Studying the Edge of the Heliosphere

NASA’s Interstellar Mapping and Acceleration Probe (IMAP) mission, which APL is building in partnership with Principal Investigator David McComas of Princeton University, will explore our solar neighborhood, called the heliosphere — decoding the messages in particles from the Sun and beyond our cosmic shield.

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APL’s Role in the Mission

Princeton University professor David J. McComas leads the mission with an international team of 24 partner institutions. APL builds the spacecraft and one of IMAP’s 10 instruments, IMAP-Ultra. After launch, APL will operate the mission.

APL is performing flight hardware and software development, mission systems engineering, safety and mission assurance, and preparing for spacecraft integration and environmental testing, and mission and science operations post-launch.

Mission Facts

Launch: February 2025

Principal Investigator: David McComas, Princeton University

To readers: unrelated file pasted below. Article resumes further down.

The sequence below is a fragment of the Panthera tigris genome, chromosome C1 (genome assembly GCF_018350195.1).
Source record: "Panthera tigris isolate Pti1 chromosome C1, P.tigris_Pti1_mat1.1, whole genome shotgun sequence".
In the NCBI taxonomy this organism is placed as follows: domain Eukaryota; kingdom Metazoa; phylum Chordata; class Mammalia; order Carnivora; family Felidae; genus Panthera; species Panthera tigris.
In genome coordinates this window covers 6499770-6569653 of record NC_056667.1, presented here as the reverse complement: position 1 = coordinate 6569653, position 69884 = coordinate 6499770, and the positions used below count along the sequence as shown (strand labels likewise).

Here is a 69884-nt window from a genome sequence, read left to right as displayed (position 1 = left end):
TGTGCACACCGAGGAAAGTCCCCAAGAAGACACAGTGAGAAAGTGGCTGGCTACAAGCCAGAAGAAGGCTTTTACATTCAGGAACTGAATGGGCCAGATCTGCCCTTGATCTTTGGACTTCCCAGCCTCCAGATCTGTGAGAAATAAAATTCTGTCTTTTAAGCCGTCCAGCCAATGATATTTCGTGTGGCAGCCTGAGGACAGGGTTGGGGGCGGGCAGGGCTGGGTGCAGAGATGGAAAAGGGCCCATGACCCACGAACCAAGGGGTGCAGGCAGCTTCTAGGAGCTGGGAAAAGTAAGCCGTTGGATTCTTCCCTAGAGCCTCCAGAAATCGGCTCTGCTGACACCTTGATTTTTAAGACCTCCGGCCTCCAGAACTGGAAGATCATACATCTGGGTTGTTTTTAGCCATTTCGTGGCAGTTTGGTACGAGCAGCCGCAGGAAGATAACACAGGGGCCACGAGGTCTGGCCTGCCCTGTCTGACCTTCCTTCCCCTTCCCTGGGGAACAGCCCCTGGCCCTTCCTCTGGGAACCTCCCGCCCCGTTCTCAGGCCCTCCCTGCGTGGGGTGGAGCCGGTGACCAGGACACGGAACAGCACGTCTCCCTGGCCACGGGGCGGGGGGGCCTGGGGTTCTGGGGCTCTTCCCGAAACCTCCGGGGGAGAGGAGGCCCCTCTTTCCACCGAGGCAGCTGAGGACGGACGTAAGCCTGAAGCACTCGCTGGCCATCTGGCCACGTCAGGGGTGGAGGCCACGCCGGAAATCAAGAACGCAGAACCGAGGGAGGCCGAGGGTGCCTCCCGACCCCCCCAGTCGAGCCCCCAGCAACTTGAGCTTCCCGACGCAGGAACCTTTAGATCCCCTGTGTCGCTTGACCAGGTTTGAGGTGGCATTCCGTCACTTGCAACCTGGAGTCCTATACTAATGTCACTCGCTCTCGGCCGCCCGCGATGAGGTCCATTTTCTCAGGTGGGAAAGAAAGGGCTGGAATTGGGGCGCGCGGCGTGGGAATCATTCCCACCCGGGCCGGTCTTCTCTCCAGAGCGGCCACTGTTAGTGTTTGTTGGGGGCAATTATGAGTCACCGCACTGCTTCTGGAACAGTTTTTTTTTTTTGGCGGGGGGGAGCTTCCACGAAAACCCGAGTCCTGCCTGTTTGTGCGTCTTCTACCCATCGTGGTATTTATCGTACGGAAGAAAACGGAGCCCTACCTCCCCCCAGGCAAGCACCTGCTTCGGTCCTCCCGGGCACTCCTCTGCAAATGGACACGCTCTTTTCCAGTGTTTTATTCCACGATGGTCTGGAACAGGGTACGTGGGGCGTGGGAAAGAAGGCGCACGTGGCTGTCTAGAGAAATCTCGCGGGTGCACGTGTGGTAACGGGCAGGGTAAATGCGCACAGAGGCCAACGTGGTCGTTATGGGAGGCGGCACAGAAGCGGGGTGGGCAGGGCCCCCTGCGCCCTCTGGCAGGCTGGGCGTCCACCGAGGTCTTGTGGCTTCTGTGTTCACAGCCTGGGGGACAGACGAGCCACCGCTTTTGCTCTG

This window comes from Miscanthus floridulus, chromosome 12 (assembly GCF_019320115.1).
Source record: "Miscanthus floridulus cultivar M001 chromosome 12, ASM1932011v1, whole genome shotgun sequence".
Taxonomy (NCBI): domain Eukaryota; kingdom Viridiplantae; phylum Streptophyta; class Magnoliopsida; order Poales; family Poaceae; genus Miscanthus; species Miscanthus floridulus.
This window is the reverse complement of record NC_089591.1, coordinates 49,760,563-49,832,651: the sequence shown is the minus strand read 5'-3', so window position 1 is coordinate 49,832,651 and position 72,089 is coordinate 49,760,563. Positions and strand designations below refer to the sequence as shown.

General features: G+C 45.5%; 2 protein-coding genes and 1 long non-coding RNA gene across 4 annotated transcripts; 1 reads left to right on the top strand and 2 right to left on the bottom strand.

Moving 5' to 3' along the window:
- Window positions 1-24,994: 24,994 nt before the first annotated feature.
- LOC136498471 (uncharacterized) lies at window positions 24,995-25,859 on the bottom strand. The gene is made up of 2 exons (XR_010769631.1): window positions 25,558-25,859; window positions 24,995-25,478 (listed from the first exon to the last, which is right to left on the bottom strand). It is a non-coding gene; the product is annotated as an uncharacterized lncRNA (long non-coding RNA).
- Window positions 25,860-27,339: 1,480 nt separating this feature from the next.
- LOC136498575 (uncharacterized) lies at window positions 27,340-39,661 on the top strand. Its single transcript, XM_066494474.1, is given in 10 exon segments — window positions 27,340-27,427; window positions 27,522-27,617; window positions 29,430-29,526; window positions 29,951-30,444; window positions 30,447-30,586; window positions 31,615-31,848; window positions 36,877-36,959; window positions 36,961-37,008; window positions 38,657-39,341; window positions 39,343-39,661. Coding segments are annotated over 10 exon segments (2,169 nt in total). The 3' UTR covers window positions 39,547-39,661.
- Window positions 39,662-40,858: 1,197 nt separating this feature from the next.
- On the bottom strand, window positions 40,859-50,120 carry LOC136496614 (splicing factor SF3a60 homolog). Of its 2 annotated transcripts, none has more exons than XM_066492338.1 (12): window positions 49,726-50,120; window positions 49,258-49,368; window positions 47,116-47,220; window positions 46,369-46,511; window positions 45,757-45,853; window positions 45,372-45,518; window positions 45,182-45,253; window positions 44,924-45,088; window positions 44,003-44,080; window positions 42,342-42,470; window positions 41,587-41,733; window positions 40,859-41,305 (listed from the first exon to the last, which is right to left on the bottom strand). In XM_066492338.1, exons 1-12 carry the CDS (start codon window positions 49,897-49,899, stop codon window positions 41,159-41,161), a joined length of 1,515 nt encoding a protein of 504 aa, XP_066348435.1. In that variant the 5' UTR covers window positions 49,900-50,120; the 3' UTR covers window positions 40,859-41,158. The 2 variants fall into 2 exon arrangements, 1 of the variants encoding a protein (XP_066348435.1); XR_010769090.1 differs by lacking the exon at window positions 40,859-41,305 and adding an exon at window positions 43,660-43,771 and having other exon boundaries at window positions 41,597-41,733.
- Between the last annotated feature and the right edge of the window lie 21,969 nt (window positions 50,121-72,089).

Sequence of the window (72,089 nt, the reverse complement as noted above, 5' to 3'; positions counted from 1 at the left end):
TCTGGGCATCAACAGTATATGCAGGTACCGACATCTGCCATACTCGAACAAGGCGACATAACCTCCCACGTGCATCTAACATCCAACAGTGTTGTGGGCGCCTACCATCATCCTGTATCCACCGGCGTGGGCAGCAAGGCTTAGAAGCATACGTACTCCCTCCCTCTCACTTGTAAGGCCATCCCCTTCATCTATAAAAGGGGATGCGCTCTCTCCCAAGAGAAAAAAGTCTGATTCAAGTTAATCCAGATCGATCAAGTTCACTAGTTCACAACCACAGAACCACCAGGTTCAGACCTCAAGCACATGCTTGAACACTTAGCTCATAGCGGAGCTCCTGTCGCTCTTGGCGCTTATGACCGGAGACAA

Project Manager: John Scherrer, Johns Hopkins APL

Project Scientist: Joe Westlake, Johns Hopkins APL


Rendering of the IMPA Spacecraft
An interactive, 3D rendering of the IMAP spacecraft. Click on the image and drag to see all angles of the spacecraft.

Mission Instruments

Advancing designs built to study energetic particles around Earth and Saturn, IMAP-Ultra will image energetic particles from the edge of the solar system, providing detailed visuals of what happens when the Sun’s solar wind meets interstellar space. IMAP-Ultra is one of 10 instruments that will be included on the spacecraft.

The IMAP-Ultra instrument shown during vibration testing at Johns Hopkins APL.
The IMAP-Ultra instrument shown during vibration testing at Johns Hopkins APL. Credit: NASA/Johns Hopkins APL/Princeton University

Learn More About Instrument(s) on this Mission